A reflection of Mount Lassen on Manazita Lake.
St. Valentine’s Day, once a time of love, compassion, dreams, wrapped in a blanket of romance, to fulfill and to bask in the warmth of the mythology. Alas, once the day for love has joined Mother’s Day, Christmas, et al, as a money machine of candy and cards. Yet, there are still some who cherish the true meaning with introspection and an outpouring of love. Valentine’s Day is also a time to remember special times and special places, writes our travel editor Al Auger. (Travel, #Siliconeer, @Siliconeer, #MountLassen, #LakeManzanita, #SquawValley)
Lindsay and I were sitting outside enjoying the warming sun and cool fall breezes that helped negate the infamous Redding summer heat. The birds were swarming the feeder swinging slowly while the humming birds were dancing and fighting over their brilliant red and yellow food tube under the eaves. Lindsay leaned over and said, “Tomorrow a place of serenity and musing, my lunch, my car.”
The next day, another sky as blue as Lindsay’s eyes hovering over puffy white clouds, found us at my favorite alfresco lunch spot, Manzanita Lake. We laid out the trappings tapas, fruit, French bread, tasty and decadent sweets and frothy white wine, created by a blue-eyed gourmet genius. Manzanita Lake is a water-world paradise that offers a scenery of lush greenery framed by Jeffrey pines and willows, bountiful flowers of uncountable varieties, rainbow, brown and brook trout and a protected campground. All this overlooked by the dramatic peak of Mt. Lassen and the spectacular Chaos Crags.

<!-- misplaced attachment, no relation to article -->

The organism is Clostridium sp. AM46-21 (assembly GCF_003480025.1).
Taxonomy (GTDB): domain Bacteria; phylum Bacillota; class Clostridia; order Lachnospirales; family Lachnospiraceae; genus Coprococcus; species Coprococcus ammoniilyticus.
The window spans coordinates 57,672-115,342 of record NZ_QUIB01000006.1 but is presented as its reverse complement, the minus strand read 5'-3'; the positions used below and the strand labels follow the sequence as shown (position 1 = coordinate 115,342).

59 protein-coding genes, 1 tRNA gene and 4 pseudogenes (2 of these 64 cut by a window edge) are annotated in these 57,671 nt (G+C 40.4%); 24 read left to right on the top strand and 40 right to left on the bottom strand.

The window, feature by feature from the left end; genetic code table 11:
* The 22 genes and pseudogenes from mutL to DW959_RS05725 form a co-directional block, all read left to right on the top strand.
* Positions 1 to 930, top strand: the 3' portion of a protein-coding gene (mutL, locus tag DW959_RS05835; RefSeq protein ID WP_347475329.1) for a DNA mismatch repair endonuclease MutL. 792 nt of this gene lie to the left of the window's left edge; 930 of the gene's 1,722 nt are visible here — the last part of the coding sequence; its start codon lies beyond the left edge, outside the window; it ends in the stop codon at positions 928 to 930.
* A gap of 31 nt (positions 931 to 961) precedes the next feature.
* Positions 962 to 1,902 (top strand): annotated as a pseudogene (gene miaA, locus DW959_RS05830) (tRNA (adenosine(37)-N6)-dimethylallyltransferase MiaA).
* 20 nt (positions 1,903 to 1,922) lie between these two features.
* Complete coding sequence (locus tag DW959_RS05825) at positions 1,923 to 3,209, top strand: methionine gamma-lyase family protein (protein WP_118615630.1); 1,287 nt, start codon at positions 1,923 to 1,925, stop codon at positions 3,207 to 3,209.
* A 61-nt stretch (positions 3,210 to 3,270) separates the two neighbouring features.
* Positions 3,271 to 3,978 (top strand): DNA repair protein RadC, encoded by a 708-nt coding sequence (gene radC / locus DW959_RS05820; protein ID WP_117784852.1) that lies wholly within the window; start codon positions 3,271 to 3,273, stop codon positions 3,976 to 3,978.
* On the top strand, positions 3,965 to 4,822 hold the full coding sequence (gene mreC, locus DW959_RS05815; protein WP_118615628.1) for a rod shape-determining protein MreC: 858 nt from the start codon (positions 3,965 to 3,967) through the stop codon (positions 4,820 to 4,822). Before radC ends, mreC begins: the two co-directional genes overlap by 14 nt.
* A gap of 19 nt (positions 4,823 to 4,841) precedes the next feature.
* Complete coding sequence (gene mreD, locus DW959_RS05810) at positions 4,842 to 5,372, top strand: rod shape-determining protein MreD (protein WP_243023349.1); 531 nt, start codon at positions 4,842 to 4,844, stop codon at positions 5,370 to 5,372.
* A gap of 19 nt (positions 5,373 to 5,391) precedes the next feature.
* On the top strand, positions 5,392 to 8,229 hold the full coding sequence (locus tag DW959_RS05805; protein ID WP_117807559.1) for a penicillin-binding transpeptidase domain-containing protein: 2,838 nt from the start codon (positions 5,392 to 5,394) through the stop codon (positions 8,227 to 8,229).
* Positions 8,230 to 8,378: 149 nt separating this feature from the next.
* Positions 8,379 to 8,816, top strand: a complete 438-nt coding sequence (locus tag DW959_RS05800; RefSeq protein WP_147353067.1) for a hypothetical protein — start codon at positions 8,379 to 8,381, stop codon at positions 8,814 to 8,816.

We hardly spoke as we enjoyed our copious feast. Now and then the quiet would be broken by an exclamation of “Look, a woodpecker!,” or a visit from a friendly deer. The day was theatre of such sightings along around Manzanita Lake where your neighbors can range from brightly plumed songbirds, fat squirrels, occasionally a shy muskrat or beaver. Here and in the surrounding forest is a birdwatcher’s paradise.
Later, we took a leisurely stroll along the shaded trail bordering the calm, reflective lake. We imagined the life of the Native American groups who made the Mt. Lassen area home in the warm months so long ago. Hunters and gathers, the weavers and potters. Mt . Lassen is a treasure trove of stone points, knives and metal objects, reminders of a heritage we will never lose.
A September day at Mt. Lassen, warm and soft, a loving companion to share it, to remember it. The unspoken words of love and friendship surrounded by a world we shared as one.
To share a new experience, one a passionate part of your life, with your love and watch the glow of sheer joy is a remarkable experience . The adventure began on a bright, blue-sky spring day in a same blue BMW “Z” sports car. My skis firmly attached to the rear and Lindsay behind the wheel as we headed up Interstate 80 to Squaw Valley Ski Resort and the grandeur of the Resort at Squaw Creek. I was going to impart the ecstasy of free flight down a mountain of snow.
My usual plan is to put a first-time “student” in a class or a private teacher for at least two of the more basic lessons and follow-up instructions would rest on me. Lindsay was matched up with senior instructor Marilov, one of the most respected teacher on the Squaw Valley staff. At lunch on the first day, Lindsay was so full of anticipation for the next session, she only nibbled on her meal. As we relaxed later in the apre ski bar, she mentioned the initial problem of getting around in clumsy boots locked into long, metal slats. “ He made it so simple.” Lindsay said, “I can’t believe how Marilov so smoothly maneuvered me into each step.”
That evening we sat under a mantle of brilliant stars in an ebon scrim on the Resort patio wrapped in towering snow-clad mountains. Lindsay’s eyes shone with the same brilliance, her hand held mine in a vise as she shared her newfound passion with me. As she fervently described her day with Marilov, I sensed her body slowly relaxing. With a sudden move, she wrapped her arm in mine, laid her silken blonde head on my shoulder and softly whispered, “God, I love you!”
Valentine’s day can be a 365-day world of deep friendship, soft love and intense delight.